T Nation

About the Definition of "Stalling" and When It Happens


#1

So, I’ve searched through the threads and read some things about stalling, but I have a doubt.
When does “stalling” occour exactly in the 5/3/1 program?
Is that strictly when you can’t hit anymore the minimum reps (5/3/1s) or when your estimated 1RM gets lower from one month to another?
For example, let’s say that one month I have a TM of 100lbs in the bench press. With 95% of it during the third week (“1+” set), I do 5 reps. This puts the estimated 1RM (using the formula in the book) at about 110lbs.
Then the following month I increase the TM to 105lbs, and with the 95% during the third week I do 3 reps.
Using the formula, this puts the estimated 1RM at about 109-110lbs again.

Is that considered stalling and should trigger the “3 cycles back TM”, or in a similar scenario should I just keep going ahead until I can’t hit the minimum required reps?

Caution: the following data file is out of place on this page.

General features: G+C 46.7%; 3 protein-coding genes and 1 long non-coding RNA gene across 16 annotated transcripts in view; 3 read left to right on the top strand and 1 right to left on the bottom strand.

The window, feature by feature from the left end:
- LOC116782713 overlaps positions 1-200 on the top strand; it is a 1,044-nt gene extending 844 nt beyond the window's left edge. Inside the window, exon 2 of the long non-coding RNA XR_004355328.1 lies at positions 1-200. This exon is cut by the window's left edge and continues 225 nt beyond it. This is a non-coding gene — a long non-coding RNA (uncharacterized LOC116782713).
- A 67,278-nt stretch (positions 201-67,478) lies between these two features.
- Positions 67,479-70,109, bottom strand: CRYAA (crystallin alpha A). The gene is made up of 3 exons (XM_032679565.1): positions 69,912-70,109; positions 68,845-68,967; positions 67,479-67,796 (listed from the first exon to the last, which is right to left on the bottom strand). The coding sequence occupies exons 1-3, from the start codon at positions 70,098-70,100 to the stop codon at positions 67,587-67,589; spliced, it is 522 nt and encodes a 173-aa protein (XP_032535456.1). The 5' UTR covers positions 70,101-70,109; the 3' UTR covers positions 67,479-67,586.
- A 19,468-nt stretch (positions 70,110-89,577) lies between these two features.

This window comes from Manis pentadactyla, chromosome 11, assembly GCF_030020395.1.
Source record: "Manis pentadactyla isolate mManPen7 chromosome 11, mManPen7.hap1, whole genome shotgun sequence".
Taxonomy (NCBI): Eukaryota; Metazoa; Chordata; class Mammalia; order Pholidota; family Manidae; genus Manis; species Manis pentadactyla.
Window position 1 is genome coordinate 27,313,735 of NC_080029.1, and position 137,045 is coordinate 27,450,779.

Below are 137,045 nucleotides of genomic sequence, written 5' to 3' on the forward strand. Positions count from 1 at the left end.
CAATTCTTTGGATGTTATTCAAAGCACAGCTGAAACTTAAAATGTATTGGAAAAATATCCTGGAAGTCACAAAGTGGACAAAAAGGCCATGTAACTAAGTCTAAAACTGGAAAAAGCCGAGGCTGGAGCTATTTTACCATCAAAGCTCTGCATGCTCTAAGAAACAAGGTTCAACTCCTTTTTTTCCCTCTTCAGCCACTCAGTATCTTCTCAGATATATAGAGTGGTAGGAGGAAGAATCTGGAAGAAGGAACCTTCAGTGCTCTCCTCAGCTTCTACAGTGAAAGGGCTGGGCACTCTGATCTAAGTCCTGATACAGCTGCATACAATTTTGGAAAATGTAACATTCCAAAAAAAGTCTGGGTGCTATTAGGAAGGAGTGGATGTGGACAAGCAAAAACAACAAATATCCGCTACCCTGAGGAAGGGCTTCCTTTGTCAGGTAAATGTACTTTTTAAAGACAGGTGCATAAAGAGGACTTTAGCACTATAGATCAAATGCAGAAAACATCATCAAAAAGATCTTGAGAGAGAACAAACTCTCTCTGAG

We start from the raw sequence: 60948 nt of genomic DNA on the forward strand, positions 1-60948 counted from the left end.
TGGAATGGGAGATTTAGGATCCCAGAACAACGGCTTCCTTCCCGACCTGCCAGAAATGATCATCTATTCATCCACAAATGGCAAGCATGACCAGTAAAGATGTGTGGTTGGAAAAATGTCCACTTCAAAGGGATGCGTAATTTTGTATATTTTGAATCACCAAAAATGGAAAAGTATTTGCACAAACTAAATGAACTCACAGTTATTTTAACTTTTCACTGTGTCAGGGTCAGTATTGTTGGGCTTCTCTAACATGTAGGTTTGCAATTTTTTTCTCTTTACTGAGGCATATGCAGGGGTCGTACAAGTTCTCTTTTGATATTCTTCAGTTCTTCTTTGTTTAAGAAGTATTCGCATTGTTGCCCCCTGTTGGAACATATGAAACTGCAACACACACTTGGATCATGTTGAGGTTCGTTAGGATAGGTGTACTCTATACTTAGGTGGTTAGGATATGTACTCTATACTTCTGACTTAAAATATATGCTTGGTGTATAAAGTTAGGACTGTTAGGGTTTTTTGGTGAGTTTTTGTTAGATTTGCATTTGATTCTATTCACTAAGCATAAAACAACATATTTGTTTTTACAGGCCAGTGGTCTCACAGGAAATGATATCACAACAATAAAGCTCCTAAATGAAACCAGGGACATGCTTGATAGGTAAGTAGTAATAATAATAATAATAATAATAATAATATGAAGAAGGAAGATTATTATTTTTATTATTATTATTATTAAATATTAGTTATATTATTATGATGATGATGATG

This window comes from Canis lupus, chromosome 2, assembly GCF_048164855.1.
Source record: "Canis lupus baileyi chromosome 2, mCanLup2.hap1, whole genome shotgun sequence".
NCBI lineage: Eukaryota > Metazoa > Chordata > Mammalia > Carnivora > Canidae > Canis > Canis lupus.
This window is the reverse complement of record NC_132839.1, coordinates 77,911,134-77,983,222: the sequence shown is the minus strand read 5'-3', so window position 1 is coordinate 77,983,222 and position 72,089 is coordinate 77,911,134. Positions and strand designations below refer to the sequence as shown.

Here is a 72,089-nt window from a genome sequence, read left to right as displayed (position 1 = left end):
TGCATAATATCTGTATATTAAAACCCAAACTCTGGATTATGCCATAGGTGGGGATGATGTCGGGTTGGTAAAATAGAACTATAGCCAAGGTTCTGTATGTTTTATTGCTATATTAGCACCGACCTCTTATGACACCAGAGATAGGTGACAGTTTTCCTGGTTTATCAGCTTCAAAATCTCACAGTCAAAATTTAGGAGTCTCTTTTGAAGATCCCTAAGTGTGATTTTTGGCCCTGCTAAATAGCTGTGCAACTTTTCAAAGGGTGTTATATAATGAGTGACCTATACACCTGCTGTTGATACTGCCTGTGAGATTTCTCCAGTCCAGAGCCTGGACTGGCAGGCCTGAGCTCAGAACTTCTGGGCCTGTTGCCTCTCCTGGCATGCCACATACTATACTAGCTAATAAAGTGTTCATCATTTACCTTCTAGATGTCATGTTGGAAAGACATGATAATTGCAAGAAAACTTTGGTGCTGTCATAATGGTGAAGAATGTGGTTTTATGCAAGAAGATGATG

Thanks in advance


#2

I for one, consider it stalling when I can’t get at least 5 strong reps.

It may not be optimal, but it works for me.

There were a couple times (with bench press) when I continued forth after 2-3 reps and not hitting an estimated PR. I stalled very shortly after and in retrospect, should’ve reset.


#3

To me and what Jim has shared is that, “it’s all about bar speed”, so looking at stalling from my perspective is all about getting the required number of reps plus. I always strive for min of 5 on all my sets, then when I start hitting less than that on my 1+ week, I start to evaluate whether or not I need to reset my TM, some cycles I will push through other times I will reset. But once again depending on my bar speed.